Whether the mistreatment is a matter of incompetence or malice, the system basically tracks workers into temporary jobs that offer little hope of permanent settlement and fall short on the promises of prosperity touted by recruiters. Moreover, the surveyed trainees had little recourse in the case of a dispute with their boss. Lacking support from the Chinese state labor union, CLB reports, “None of the trainees had access to legal advice or any other way of checking the legality of their contracts.”
While employer violations involve the typical cheating on wages and overtime, a 2007 government audit found that 115 of 449 employers flagged for misconduct had deceived workers about their placements. Some of the most harrowing cases involve the exploitation of vulnerable women:
Six female trainees from Hubei who were supposed to study the sewing of women’s and children’s clothing in Japan, were assigned by their Japanese employer to a laundry company washing overalls and gloves from electronics, pharmaceutical and chemical companies. All of them contracted either athlete’s foot, nail fungus or chemical skin burns after being exposed to toxins over a long period of time. Another female trainee, who went to Japan in 2004, ended up cleaning and shining shoes at the home of the company chairman.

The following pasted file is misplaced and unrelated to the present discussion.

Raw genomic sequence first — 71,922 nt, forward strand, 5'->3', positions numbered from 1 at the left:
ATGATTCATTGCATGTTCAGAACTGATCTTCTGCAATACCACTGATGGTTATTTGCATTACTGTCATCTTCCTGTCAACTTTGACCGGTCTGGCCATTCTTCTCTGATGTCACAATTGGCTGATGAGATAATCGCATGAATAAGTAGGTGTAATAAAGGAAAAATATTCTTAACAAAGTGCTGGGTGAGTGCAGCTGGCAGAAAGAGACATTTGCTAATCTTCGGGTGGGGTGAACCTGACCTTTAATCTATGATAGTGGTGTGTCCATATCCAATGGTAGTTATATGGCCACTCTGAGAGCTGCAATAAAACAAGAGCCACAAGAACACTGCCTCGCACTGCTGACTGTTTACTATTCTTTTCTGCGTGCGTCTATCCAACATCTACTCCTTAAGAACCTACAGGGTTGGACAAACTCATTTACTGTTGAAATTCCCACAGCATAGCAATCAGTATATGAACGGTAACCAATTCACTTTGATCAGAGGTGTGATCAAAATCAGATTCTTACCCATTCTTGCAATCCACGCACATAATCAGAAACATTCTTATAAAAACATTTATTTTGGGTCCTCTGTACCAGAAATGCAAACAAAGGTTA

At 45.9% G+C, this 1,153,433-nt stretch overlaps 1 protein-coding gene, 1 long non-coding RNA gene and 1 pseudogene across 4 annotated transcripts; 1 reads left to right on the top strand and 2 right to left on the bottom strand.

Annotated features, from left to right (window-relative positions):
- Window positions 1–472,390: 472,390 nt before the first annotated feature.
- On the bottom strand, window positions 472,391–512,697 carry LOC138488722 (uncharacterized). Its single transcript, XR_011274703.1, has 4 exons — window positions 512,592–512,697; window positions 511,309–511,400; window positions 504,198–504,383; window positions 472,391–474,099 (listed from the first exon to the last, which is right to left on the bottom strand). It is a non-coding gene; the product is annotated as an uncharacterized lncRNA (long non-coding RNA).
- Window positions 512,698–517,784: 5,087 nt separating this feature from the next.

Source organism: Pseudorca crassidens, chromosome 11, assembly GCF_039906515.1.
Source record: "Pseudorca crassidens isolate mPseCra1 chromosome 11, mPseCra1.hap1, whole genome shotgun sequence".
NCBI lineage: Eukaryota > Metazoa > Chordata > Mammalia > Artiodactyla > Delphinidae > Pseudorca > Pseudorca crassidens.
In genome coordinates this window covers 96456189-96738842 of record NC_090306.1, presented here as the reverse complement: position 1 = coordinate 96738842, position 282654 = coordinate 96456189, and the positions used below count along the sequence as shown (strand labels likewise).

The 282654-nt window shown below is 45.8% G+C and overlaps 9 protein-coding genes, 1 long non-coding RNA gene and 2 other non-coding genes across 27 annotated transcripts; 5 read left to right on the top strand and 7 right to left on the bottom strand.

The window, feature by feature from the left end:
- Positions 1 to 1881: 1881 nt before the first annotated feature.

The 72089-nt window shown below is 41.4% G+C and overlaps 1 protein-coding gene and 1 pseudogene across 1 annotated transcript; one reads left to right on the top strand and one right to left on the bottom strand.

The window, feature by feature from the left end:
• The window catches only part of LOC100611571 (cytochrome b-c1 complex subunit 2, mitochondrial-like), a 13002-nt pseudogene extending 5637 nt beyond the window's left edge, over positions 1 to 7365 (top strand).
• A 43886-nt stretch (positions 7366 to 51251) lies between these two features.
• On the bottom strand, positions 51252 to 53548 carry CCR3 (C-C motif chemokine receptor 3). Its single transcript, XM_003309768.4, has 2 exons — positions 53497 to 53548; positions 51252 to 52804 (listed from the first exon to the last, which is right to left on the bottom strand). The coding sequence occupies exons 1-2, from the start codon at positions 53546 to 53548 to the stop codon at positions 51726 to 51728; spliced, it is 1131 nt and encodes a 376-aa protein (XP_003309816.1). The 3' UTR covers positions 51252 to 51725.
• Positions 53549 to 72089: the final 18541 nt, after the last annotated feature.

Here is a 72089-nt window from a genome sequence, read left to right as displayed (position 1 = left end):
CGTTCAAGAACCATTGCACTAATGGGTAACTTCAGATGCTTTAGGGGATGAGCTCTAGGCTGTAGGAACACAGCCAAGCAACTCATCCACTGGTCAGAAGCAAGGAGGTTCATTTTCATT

The CLB report concludes, “Japan’s trainee system is, in effect, little more than a conveyor belt supplying cheap and temporary Chinese labor to Japan,” and that the recent wave of disaster may force a rethinking of this inherently unstable workforce program.
As Japan recovers, it will have to confront the question of the kind of society it wants to rebuild: one that fuels a high-tech economy with regressive labor policies, or one that upholds firm standards and rule of law for all, even its most excluded workers?
Michelle Chen is a contributing writer at In These Times and The Nation, a contributing editor at Dissent and a co-producer of the “Belabored” podcast. She studies history at the CUNY Graduate Center. She tweets at @meeshellchen.